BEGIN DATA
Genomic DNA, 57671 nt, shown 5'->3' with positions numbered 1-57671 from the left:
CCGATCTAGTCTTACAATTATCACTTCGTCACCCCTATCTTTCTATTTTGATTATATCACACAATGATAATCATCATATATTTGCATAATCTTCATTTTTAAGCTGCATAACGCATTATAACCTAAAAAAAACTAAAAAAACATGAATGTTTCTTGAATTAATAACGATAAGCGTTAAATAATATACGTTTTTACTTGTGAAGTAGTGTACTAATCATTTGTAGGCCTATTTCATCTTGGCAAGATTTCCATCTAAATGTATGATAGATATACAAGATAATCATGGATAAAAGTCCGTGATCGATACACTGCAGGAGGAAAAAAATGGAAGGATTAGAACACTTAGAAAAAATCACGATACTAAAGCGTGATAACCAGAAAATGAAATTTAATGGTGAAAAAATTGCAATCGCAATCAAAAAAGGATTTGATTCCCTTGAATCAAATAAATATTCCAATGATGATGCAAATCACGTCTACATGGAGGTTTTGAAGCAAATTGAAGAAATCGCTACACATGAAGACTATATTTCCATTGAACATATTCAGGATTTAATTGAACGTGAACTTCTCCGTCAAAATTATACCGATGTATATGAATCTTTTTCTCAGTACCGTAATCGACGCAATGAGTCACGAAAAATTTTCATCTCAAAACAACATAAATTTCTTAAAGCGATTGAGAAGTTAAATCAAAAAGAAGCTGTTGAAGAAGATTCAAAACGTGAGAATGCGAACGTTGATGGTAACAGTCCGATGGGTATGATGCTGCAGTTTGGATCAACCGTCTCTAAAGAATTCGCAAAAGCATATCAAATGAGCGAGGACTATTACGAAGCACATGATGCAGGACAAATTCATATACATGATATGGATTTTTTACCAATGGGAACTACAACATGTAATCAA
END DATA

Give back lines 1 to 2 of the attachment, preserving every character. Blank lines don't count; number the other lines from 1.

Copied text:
Genomic DNA, 57671 nt, shown 5'->3' with positions numbered 1-57671 from the left:
CCGATCTAGTCTTACAATTATCACTTCGTCACCCCTATCTTTCTATTTTGATTATATCACACAATGATAATCATCATATATTTGCATAATCTTCATTTTTAAGCTGCATAACGCATTATAACCTAAAAAAAACTAAAAAAACATGAATGTTTCTTGAATTAATAACGATAAGCGTTAAATAATATACGTTTTTACTTGTGAAGTAGTGTACTAATCATTTGTAGGCCTATTTCATCTTGGCAAGATTTCCATCTAAATGTATGATAGATATACAAGATAATCATGGATAAAAGTCCGTGATCGATACACTGCAGGAGGAAAAAAATGGAAGGATTAGAACACTTAGAAAAAATCACGATACTAAAGCGTGATAACCAGAAAATGAAATTTAATGGTGAAAAAATTGCAATCGCAATCAAAAAAGGATTTGATTCCCTTGAATCAAATAAATATTCCAATGATGATGCAAATCACGTCTACATGGAGGTTTTGAAGCAAATTGAAGAAATCGCTACACATGAAGACTATATTTCCATTGAACATATTCAGGATTTAATTGAACGTGAACTTCTCCGTCAAAATTATACCGATGTATATGAATCTTTTTCTCAGTACCGTAATCGACGCAATGAGTCACGAAAAATTTTCATCTCAAAACAACATAAATTTCTTAAAGCGATTGAGAAGTTAAATCAAAAAGAAGCTGTTGAAGAAGATTCAAAACGTGAGAATGCGAACGTTGATGGTAACAGTCCGATGGGTATGATGCTGCAGTTTGGATCAACCGTCTCTAAAGAATTCGCAAAAGCATATCAAATGAGCGAGGACTATTACGAAGCACATGATGCAGGACAAATTCATATACATGATATGGATTTTTTACCAATGGGAACTACAACATGTAATCAA